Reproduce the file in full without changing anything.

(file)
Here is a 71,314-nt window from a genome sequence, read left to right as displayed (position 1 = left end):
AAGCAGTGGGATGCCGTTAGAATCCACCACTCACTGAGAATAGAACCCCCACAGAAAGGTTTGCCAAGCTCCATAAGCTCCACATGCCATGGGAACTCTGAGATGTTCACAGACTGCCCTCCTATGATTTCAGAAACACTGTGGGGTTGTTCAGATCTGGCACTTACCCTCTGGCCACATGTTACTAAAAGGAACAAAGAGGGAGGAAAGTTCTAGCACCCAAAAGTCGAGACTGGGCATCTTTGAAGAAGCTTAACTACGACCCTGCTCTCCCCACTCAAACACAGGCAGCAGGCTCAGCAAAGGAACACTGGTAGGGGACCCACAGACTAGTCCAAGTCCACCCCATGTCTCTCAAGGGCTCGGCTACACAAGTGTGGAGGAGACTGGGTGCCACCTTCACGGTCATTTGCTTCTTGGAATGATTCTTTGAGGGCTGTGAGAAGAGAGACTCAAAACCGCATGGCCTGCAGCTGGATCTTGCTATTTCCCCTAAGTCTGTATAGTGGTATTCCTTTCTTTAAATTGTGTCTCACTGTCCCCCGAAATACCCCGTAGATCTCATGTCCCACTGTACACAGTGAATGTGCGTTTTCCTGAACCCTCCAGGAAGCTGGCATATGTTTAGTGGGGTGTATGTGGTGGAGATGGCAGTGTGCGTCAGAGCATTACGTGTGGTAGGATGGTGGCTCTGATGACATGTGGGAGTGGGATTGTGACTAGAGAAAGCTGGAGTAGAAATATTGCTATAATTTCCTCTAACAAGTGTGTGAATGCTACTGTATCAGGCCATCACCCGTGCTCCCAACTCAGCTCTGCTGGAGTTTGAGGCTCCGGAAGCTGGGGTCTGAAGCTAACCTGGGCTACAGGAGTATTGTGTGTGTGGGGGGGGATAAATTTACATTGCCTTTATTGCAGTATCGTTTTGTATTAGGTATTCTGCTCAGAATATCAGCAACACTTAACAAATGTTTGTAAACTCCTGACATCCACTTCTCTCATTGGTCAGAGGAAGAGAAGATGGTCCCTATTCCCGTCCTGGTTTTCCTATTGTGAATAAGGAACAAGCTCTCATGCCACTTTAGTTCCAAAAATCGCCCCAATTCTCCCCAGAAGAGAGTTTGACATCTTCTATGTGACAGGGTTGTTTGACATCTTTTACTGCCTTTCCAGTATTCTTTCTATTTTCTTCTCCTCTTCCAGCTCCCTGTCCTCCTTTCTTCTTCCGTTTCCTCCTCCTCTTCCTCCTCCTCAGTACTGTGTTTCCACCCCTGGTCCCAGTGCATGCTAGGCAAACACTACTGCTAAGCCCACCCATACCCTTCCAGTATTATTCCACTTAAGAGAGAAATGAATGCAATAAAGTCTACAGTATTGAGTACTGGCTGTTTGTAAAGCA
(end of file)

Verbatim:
Here is a 71,314-nt window from a genome sequence, read left to right as displayed (position 1 = left end):
AAGCAGTGGGATGCCGTTAGAATCCACCACTCACTGAGAATAGAACCCCCACAGAAAGGTTTGCCAAGCTCCATAAGCTCCACATGCCATGGGAACTCTGAGATGTTCACAGACTGCCCTCCTATGATTTCAGAAACACTGTGGGGTTGTTCAGATCTGGCACTTACCCTCTGGCCACATGTTACTAAAAGGAACAAAGAGGGAGGAAAGTTCTAGCACCCAAAAGTCGAGACTGGGCATCTTTGAAGAAGCTTAACTACGACCCTGCTCTCCCCACTCAAACACAGGCAGCAGGCTCAGCAAAGGAACACTGGTAGGGGACCCACAGACTAGTCCAAGTCCACCCCATGTCTCTCAAGGGCTCGGCTACACAAGTGTGGAGGAGACTGGGTGCCACCTTCACGGTCATTTGCTTCTTGGAATGATTCTTTGAGGGCTGTGAGAAGAGAGACTCAAAACCGCATGGCCTGCAGCTGGATCTTGCTATTTCCCCTAAGTCTGTATAGTGGTATTCCTTTCTTTAAATTGTGTCTCACTGTCCCCCGAAATACCCCGTAGATCTCATGTCCCACTGTACACAGTGAATGTGCGTTTTCCTGAACCCTCCAGGAAGCTGGCATATGTTTAGTGGGGTGTATGTGGTGGAGATGGCAGTGTGCGTCAGAGCATTACGTGTGGTAGGATGGTGGCTCTGATGACATGTGGGAGTGGGATTGTGACTAGAGAAAGCTGGAGTAGAAATATTGCTATAATTTCCTCTAACAAGTGTGTGAATGCTACTGTATCAGGCCATCACCCGTGCTCCCAACTCAGCTCTGCTGGAGTTTGAGGCTCCGGAAGCTGGGGTCTGAAGCTAACCTGGGCTACAGGAGTATTGTGTGTGTGGGGGGGGATAAATTTACATTGCCTTTATTGCAGTATCGTTTTGTATTAGGTATTCTGCTCAGAATATCAGCAACACTTAACAAATGTTTGTAAACTCCTGACATCCACTTCTCTCATTGGTCAGAGGAAGAGAAGATGGTCCCTATTCCCGTCCTGGTTTTCCTATTGTGAATAAGGAACAAGCTCTCATGCCACTTTAGTTCCAAAAATCGCCCCAATTCTCCCCAGAAGAGAGTTTGACATCTTCTATGTGACAGGGTTGTTTGACATCTTTTACTGCCTTTCCAGTATTCTTTCTATTTTCTTCTCCTCTTCCAGCTCCCTGTCCTCCTTTCTTCTTCCGTTTCCTCCTCCTCTTCCTCCTCCTCAGTACTGTGTTTCCACCCCTGGTCCCAGTGCATGCTAGGCAAACACTACTGCTAAGCCCACCCATACCCTTCCAGTATTATTCCACTTAAGAGAGAAATGAATGCAATAAAGTCTACAGTATTGAGTACTGGCTGTTTGTAAAGCA